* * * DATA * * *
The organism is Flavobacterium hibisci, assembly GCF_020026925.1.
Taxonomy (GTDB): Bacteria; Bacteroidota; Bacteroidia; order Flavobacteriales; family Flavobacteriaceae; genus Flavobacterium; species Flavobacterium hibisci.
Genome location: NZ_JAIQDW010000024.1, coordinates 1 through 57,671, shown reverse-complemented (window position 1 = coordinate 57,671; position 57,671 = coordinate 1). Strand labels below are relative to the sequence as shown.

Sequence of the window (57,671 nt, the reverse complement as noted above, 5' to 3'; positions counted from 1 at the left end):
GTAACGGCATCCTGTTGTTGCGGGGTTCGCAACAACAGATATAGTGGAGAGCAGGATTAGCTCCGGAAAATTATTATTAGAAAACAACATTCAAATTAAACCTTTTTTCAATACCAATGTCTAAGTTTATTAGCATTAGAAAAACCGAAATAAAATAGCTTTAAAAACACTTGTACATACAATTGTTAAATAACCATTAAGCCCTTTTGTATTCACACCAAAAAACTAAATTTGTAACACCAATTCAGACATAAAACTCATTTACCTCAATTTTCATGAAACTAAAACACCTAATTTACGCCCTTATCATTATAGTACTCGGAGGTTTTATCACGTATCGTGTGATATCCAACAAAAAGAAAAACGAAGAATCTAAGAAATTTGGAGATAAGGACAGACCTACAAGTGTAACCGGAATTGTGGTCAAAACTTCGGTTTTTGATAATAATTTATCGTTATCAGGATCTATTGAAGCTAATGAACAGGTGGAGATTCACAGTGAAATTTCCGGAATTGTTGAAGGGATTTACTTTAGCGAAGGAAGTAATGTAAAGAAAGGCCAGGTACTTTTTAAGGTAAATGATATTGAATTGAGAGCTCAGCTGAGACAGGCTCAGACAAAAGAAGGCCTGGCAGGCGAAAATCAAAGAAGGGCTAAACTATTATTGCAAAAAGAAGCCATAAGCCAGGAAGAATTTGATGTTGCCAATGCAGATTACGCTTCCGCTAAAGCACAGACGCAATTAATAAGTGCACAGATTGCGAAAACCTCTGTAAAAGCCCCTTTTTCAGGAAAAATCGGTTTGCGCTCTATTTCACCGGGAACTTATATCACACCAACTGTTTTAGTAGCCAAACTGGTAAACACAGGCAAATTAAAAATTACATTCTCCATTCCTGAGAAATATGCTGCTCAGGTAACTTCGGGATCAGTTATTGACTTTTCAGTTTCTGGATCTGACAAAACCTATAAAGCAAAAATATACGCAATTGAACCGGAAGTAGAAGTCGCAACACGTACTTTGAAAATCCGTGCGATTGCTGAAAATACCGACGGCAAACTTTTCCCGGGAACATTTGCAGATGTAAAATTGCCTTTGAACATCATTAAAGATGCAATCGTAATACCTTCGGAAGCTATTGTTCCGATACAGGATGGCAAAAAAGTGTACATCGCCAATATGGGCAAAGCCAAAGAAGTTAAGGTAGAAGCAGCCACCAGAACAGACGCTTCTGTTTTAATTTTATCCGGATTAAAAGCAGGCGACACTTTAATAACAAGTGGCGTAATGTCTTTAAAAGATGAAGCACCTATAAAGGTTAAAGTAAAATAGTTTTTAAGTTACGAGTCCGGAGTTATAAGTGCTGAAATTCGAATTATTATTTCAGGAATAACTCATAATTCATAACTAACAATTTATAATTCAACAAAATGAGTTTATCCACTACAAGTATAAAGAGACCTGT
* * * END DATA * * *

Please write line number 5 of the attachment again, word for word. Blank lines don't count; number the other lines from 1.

GTAACGGCATCCTGTTGTTGCGGGGTTCGCAACAACAGATATAGTGGAGAGCAGGATTAGCTCCGGAAAATTATTATTAGAAAACAACATTCAAATTAAACCTTTTTTCAATACCAATGTCTAAGTTTATTAGCATTAGAAAAACCGAAATAAAATAGCTTTAAAAACACTTGTACATACAATTGTTAAATAACCATTAAGCCCTTTTGTATTCACACCAAAAAACTAAATTTGTAACACCAATTCAGACATAAAACTCATTTACCTCAATTTTCATGAAACTAAAACACCTAATTTACGCCCTTATCATTATAGTACTCGGAGGTTTTATCACGTATCGTGTGATATCCAACAAAAAGAAAAACGAAGAATCTAAGAAATTTGGAGATAAGGACAGACCTACAAGTGTAACCGGAATTGTGGTCAAAACTTCGGTTTTTGATAATAATTTATCGTTATCAGGATCTATTGAAGCTAATGAACAGGTGGAGATTCACAGTGAAATTTCCGGAATTGTTGAAGGGATTTACTTTAGCGAAGGAAGTAATGTAAAGAAAGGCCAGGTACTTTTTAAGGTAAATGATATTGAATTGAGAGCTCAGCTGAGACAGGCTCAGACAAAAGAAGGCCTGGCAGGCGAAAATCAAAGAAGGGCTAAACTATTATTGCAAAAAGAAGCCATAAGCCAGGAAGAATTTGATGTTGCCAATGCAGATTACGCTTCCGCTAAAGCACAGACGCAATTAATAAGTGCACAGATTGCGAAAACCTCTGTAAAAGCCCCTTTTTCAGGAAAAATCGGTTTGCGCTCTATTTCACCGGGAACTTATATCACACCAACTGTTTTAGTAGCCAAACTGGTAAACACAGGCAAATTAAAAATTACATTCTCCATTCCTGAGAAATATGCTGCTCAGGTAACTTCGGGATCAGTTATTGACTTTTCAGTTTCTGGATCTGACAAAACCTATAAAGCAAAAATATACGCAATTGAACCGGAAGTAGAAGTCGCAACACGTACTTTGAAAATCCGTGCGATTGCTGAAAATACCGACGGCAAACTTTTCCCGGGAACATTTGCAGATGTAAAATTGCCTTTGAACATCATTAAAGATGCAATCGTAATACCTTCGGAAGCTATTGTTCCGATACAGGATGGCAAAAAAGTGTACATCGCCAATATGGGCAAAGCCAAAGAAGTTAAGGTAGAAGCAGCCACCAGAACAGACGCTTCTGTTTTAATTTTATCCGGATTAAAAGCAGGCGACACTTTAATAACAAGTGGCGTAATGTCTTTAAAAGATGAAGCACCTATAAAGGTTAAAGTAAAATAGTTTTTAAGTTACGAGTCCGGAGTTATAAGTGCTGAAATTCGAATTATTATTTCAGGAATAACTCATAATTCATAACTAACAATTTATAATTCAACAAAATGAGTTTATCCACTACAAGTATAAAGAGACCTGT